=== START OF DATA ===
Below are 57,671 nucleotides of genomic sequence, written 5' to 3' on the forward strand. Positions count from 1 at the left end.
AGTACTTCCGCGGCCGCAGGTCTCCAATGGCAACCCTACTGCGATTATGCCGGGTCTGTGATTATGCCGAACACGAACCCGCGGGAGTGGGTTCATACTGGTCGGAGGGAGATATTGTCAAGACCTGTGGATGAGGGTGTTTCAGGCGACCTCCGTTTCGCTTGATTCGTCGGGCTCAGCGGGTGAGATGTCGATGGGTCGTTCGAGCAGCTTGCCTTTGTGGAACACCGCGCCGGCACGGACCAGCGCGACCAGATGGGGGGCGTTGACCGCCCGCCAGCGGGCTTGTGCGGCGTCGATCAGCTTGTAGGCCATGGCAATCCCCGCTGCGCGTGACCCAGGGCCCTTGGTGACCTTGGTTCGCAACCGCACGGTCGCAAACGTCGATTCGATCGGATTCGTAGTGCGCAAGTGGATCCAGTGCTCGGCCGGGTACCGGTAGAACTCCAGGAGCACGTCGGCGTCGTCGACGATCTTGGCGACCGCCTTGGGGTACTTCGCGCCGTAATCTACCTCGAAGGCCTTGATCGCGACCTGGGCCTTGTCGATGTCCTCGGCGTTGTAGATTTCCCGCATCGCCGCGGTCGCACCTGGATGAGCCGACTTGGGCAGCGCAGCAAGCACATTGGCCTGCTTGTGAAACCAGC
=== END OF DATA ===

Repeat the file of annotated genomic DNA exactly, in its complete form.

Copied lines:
Below are 57,671 nucleotides of genomic sequence, written 5' to 3' on the forward strand. Positions count from 1 at the left end.
AGTACTTCCGCGGCCGCAGGTCTCCAATGGCAACCCTACTGCGATTATGCCGGGTCTGTGATTATGCCGAACACGAACCCGCGGGAGTGGGTTCATACTGGTCGGAGGGAGATATTGTCAAGACCTGTGGATGAGGGTGTTTCAGGCGACCTCCGTTTCGCTTGATTCGTCGGGCTCAGCGGGTGAGATGTCGATGGGTCGTTCGAGCAGCTTGCCTTTGTGGAACACCGCGCCGGCACGGACCAGCGCGACCAGATGGGGGGCGTTGACCGCCCGCCAGCGGGCTTGTGCGGCGTCGATCAGCTTGTAGGCCATGGCAATCCCCGCTGCGCGTGACCCAGGGCCCTTGGTGACCTTGGTTCGCAACCGCACGGTCGCAAACGTCGATTCGATCGGATTCGTAGTGCGCAAGTGGATCCAGTGCTCGGCCGGGTACCGGTAGAACTCCAGGAGCACGTCGGCGTCGTCGACGATCTTGGCGACCGCCTTGGGGTACTTCGCGCCGTAATCTACCTCGAAGGCCTTGATCGCGACCTGGGCCTTGTCGATGTCCTCGGCGTTGTAGATTTCCCGCATCGCCGCGGTCGCACCTGGATGAGCCGACTTGGGCAGCGCAGCAAGCACATTGGCCTGCTTGTGAAACCAGC